Many years ago a responsible figure in the world of Irish education had occasion to issue a strong but measured and carefully worded address on a controversial topic of the day. It was duly reported in a tabloid evening paper. But there was nothing measured or careful about the headline. It went something like this: PROFESSOR SLAMS MINISTER AT CONGRESS.

The professor was amused but not entirely displeased with the attention his mild words received as a result. He reflected to me afterwards that he was happy to have been able to give the tabloid an opportunity to use SLAM once again, seemingly its favourite word.

That was a tabloid paper long ago. Language like that was rarely found — merciless sub-editors would have blue-pencilled it out — in what was once called “the quality press”.

Today, however, evidence of chronic intemperate language can be found in any number of news media in which we could formerly have hoped to be served with an account of what is happening in the world around us, couched in reasoned language without a topping of exaggerated emotions.

In little more than the space of a few days recently, I read the following in respectable news outlets:

  • Government plans to reopen schools for pupils with special needs are in chaos amidst a backlash from teachers
  • A row broke out over whether the UK had approved the vaccine first because of the freedoms created by Brexit
  • Patel slams ‘do-gooding’ celebs for Windrush comparison
  • European politicians have mocked Britain’s celebration of its status as the first nation to roll out a vaccine against coronavirus
  • Ministers break pledge by slashing £1bn from rail budget
  • a backlash from the right is brewing

And so it goes. What an unpleasant world they seem to want us to think we live, in which the only way we can relate to each other is through aggressive behaviour?

OK, they are only words. Is it that important?

Yes, it is. Words and the way we use them are important. They both define and refine our cultural life, our civilisation. They do so because they reflect in some way the virtues by which we conduct our lives — temperance, firstly, but also love of truth, justice and charity. Undermine those things in our culture and we are on a short road to a very bad place.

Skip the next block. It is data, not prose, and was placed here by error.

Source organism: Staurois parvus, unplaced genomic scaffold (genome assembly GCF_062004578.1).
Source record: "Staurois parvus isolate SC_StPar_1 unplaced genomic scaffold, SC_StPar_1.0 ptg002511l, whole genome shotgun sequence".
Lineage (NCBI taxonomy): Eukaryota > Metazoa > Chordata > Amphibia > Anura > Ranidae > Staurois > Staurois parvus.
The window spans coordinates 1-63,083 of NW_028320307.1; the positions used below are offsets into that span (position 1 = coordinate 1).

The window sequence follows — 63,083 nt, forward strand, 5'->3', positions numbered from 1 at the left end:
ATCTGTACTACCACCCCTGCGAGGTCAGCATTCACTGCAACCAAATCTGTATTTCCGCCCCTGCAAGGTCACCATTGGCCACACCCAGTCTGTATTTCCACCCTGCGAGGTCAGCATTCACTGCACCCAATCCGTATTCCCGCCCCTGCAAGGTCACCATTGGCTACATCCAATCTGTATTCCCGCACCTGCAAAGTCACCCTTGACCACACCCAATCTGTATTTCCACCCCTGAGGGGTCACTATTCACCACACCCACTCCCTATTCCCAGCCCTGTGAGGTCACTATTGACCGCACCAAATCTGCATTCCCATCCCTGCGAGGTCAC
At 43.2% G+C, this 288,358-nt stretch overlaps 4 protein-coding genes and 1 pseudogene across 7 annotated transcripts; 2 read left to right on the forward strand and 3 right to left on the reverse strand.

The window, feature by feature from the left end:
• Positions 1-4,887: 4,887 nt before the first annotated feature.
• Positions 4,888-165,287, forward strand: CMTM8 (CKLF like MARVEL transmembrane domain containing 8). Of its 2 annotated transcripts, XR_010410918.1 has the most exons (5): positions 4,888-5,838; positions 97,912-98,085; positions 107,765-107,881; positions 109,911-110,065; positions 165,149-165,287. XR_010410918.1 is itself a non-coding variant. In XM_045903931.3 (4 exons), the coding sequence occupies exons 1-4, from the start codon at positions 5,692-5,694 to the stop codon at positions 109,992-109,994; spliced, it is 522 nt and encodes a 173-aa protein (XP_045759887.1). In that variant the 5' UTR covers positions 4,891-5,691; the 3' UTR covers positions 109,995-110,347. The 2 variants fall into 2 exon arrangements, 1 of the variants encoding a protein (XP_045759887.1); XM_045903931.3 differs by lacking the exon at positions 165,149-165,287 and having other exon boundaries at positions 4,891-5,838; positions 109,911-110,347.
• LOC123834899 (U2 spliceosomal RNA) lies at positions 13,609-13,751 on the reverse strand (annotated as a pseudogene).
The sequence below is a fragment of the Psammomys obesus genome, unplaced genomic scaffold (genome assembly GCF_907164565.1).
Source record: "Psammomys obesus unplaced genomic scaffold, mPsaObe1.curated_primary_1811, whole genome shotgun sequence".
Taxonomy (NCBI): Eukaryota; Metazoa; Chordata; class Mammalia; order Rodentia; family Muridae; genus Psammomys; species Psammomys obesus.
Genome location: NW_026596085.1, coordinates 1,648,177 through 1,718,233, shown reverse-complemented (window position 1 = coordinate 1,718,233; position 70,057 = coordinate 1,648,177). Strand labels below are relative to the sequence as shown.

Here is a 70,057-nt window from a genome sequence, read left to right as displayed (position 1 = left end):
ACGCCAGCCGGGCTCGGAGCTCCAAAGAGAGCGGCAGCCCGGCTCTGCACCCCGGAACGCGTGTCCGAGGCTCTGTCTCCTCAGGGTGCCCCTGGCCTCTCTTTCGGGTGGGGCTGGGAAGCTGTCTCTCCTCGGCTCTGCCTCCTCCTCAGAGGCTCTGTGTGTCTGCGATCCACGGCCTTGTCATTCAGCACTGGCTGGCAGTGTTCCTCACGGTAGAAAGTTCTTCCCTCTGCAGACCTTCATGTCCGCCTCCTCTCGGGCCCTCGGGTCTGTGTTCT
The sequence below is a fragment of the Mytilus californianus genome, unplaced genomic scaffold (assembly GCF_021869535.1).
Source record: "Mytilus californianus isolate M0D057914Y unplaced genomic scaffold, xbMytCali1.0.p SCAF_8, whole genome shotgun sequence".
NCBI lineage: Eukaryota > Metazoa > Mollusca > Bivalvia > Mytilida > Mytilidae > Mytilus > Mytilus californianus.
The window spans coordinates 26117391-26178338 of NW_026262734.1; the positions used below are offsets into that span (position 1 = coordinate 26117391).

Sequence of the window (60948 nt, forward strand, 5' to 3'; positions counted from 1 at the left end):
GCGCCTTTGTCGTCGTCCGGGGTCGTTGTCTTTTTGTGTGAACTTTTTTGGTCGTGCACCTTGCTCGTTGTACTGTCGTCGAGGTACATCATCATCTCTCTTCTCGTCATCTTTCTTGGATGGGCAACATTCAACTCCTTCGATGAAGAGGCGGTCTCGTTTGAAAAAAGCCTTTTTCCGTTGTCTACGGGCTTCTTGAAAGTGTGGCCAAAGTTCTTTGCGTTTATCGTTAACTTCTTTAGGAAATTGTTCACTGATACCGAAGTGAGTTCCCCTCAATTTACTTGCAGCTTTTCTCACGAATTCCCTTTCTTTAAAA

In the context of our current woes, it is also important. Many are beset with temptations to discouragement, despondency and even despair. The negativity and pessimism generated by what has been too readily accepted as a media principle of operation, that good news is no news, is simply destructive of the inner peace now in such short supply.

Underlining this, a cri de coeur went out recently from Janet Daly writing in The Daily Telegraph complaining that the excessive use of distressing films from the frontline is terrifying already frightened people.

“I had to turn off the television news half a dozen times last week”, she wrote, adding, “which, for a journalist who is obliged to stay on top of events, is quite something. I took this uncharacteristic step because I could not bear to watch, over and over again, the same film reports of appalling distress from hospital intensive care wards, some of them featuring interviews with patients who died after being filmed.

“Presumably, the managers of broadcast news believe that this intrusive, emotionally manipulative programming is serving the national interest. By displaying the reality of the Covid epidemic and its consequences for the NHS, they are convincing those who doubt the seriousness of the situation – or who treat lockdown restrictions with contempt – that they are being criminally irresponsible.

“I am sorry to have to tell all of you who are doing this in good conscience – the producers and the film crews, touring hospitals to make sensational film packages from the front line, perhaps with the encouragement of Government ministers – that the delinquents who organise illegal raves and the indifferent who host big parties ARE NOT WATCHING. They detached themselves long ago from this phenomenon which, for various reasons, they feel has nothing to do with them.”

Every journalist’s perennial ethical challenge is not to succumb to the temptation to over-egg the pudding to grab more attention or to steal a march on rival media. They mustn’t use the specious excuse of “the public’s right to know” as a pretext for buzz and shock.

That way lies a kind of addiction to sensationalism — and all addictions are paths to a place beyond reality.

Can we not think a little more about virtue? The four virtues to which one would like to see all truth-tellers committed are surely as cardinal for good journalism as they are for the Good Life itself — Prudence, Justice, Temperance and Fortitude.

Michael Kirke was born in Ireland. In 1966 he graduated from University College Dublin (History and Politics). In that year he began working on the sub-editorial desk of The Evening...